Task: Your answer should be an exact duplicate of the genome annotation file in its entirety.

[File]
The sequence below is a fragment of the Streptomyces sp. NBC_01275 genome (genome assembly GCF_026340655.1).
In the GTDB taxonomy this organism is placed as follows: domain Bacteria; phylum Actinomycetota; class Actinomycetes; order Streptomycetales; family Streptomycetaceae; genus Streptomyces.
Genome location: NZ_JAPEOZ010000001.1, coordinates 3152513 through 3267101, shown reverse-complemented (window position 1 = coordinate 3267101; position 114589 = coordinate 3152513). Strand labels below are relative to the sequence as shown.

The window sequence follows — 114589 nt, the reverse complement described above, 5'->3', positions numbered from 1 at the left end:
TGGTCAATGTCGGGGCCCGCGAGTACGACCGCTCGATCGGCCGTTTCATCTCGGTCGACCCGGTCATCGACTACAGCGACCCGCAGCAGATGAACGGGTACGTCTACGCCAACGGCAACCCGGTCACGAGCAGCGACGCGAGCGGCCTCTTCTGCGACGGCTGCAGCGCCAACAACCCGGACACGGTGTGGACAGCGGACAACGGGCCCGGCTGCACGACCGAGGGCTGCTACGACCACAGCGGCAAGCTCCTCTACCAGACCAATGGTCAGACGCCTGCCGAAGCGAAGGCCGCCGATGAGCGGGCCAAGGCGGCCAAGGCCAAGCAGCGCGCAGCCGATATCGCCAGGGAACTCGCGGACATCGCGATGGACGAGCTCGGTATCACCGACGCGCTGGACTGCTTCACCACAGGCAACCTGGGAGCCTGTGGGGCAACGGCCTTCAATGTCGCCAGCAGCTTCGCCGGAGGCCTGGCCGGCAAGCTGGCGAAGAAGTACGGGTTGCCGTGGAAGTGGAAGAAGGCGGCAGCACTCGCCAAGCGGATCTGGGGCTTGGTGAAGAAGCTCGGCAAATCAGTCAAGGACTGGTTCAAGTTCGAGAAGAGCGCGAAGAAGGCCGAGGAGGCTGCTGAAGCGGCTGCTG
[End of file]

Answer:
The sequence below is a fragment of the Streptomyces sp. NBC_01275 genome (genome assembly GCF_026340655.1).
In the GTDB taxonomy this organism is placed as follows: domain Bacteria; phylum Actinomycetota; class Actinomycetes; order Streptomycetales; family Streptomycetaceae; genus Streptomyces.
Genome location: NZ_JAPEOZ010000001.1, coordinates 3152513 through 3267101, shown reverse-complemented (window position 1 = coordinate 3267101; position 114589 = coordinate 3152513). Strand labels below are relative to the sequence as shown.

The window sequence follows — 114589 nt, the reverse complement described above, 5'->3', positions numbered from 1 at the left end:
TGGTCAATGTCGGGGCCCGCGAGTACGACCGCTCGATCGGCCGTTTCATCTCGGTCGACCCGGTCATCGACTACAGCGACCCGCAGCAGATGAACGGGTACGTCTACGCCAACGGCAACCCGGTCACGAGCAGCGACGCGAGCGGCCTCTTCTGCGACGGCTGCAGCGCCAACAACCCGGACACGGTGTGGACAGCGGACAACGGGCCCGGCTGCACGACCGAGGGCTGCTACGACCACAGCGGCAAGCTCCTCTACCAGACCAATGGTCAGACGCCTGCCGAAGCGAAGGCCGCCGATGAGCGGGCCAAGGCGGCCAAGGCCAAGCAGCGCGCAGCCGATATCGCCAGGGAACTCGCGGACATCGCGATGGACGAGCTCGGTATCACCGACGCGCTGGACTGCTTCACCACAGGCAACCTGGGAGCCTGTGGGGCAACGGCCTTCAATGTCGCCAGCAGCTTCGCCGGAGGCCTGGCCGGCAAGCTGGCGAAGAAGTACGGGTTGCCGTGGAAGTGGAAGAAGGCGGCAGCACTCGCCAAGCGGATCTGGGGCTTGGTGAAGAAGCTCGGCAAATCAGTCAAGGACTGGTTCAAGTTCGAGAAGAGCGCGAAGAAGGCCGAGGAGGCTGCTGAAGCGGCTGCTG